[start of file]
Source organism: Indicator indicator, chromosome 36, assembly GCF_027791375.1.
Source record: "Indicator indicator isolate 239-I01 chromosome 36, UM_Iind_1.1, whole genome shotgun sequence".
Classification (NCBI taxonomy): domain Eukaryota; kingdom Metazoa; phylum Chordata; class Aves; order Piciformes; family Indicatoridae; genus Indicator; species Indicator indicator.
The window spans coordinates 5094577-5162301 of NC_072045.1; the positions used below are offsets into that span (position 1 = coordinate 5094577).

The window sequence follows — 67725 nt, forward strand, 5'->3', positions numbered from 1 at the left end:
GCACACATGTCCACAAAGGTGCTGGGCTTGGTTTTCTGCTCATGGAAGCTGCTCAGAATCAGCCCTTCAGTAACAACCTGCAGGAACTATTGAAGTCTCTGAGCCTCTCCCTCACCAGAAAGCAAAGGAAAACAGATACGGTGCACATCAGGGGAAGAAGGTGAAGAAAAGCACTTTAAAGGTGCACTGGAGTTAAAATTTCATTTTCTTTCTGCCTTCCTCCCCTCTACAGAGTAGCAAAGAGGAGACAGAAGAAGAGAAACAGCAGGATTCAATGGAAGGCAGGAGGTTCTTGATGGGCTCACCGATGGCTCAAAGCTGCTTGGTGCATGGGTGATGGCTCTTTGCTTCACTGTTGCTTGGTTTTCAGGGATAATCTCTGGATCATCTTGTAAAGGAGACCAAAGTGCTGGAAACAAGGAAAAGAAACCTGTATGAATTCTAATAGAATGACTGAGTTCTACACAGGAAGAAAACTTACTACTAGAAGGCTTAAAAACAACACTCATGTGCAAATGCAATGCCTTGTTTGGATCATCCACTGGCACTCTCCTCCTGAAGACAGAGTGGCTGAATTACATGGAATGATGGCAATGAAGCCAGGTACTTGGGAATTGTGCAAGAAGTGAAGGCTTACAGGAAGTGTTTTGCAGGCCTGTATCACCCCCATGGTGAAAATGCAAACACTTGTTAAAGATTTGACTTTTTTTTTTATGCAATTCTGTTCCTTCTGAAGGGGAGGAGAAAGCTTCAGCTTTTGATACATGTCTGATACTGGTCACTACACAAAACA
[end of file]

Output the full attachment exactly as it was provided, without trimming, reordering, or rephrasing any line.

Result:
Source organism: Indicator indicator, chromosome 36, assembly GCF_027791375.1.
Source record: "Indicator indicator isolate 239-I01 chromosome 36, UM_Iind_1.1, whole genome shotgun sequence".
Classification (NCBI taxonomy): domain Eukaryota; kingdom Metazoa; phylum Chordata; class Aves; order Piciformes; family Indicatoridae; genus Indicator; species Indicator indicator.
The window spans coordinates 5094577-5162301 of NC_072045.1; the positions used below are offsets into that span (position 1 = coordinate 5094577).

The window sequence follows — 67725 nt, forward strand, 5'->3', positions numbered from 1 at the left end:
GCACACATGTCCACAAAGGTGCTGGGCTTGGTTTTCTGCTCATGGAAGCTGCTCAGAATCAGCCCTTCAGTAACAACCTGCAGGAACTATTGAAGTCTCTGAGCCTCTCCCTCACCAGAAAGCAAAGGAAAACAGATACGGTGCACATCAGGGGAAGAAGGTGAAGAAAAGCACTTTAAAGGTGCACTGGAGTTAAAATTTCATTTTCTTTCTGCCTTCCTCCCCTCTACAGAGTAGCAAAGAGGAGACAGAAGAAGAGAAACAGCAGGATTCAATGGAAGGCAGGAGGTTCTTGATGGGCTCACCGATGGCTCAAAGCTGCTTGGTGCATGGGTGATGGCTCTTTGCTTCACTGTTGCTTGGTTTTCAGGGATAATCTCTGGATCATCTTGTAAAGGAGACCAAAGTGCTGGAAACAAGGAAAAGAAACCTGTATGAATTCTAATAGAATGACTGAGTTCTACACAGGAAGAAAACTTACTACTAGAAGGCTTAAAAACAACACTCATGTGCAAATGCAATGCCTTGTTTGGATCATCCACTGGCACTCTCCTCCTGAAGACAGAGTGGCTGAATTACATGGAATGATGGCAATGAAGCCAGGTACTTGGGAATTGTGCAAGAAGTGAAGGCTTACAGGAAGTGTTTTGCAGGCCTGTATCACCCCCATGGTGAAAATGCAAACACTTGTTAAAGATTTGACTTTTTTTTTTATGCAATTCTGTTCCTTCTGAAGGGGAGGAGAAAGCTTCAGCTTTTGATACATGTCTGATACTGGTCACTACACAAAACA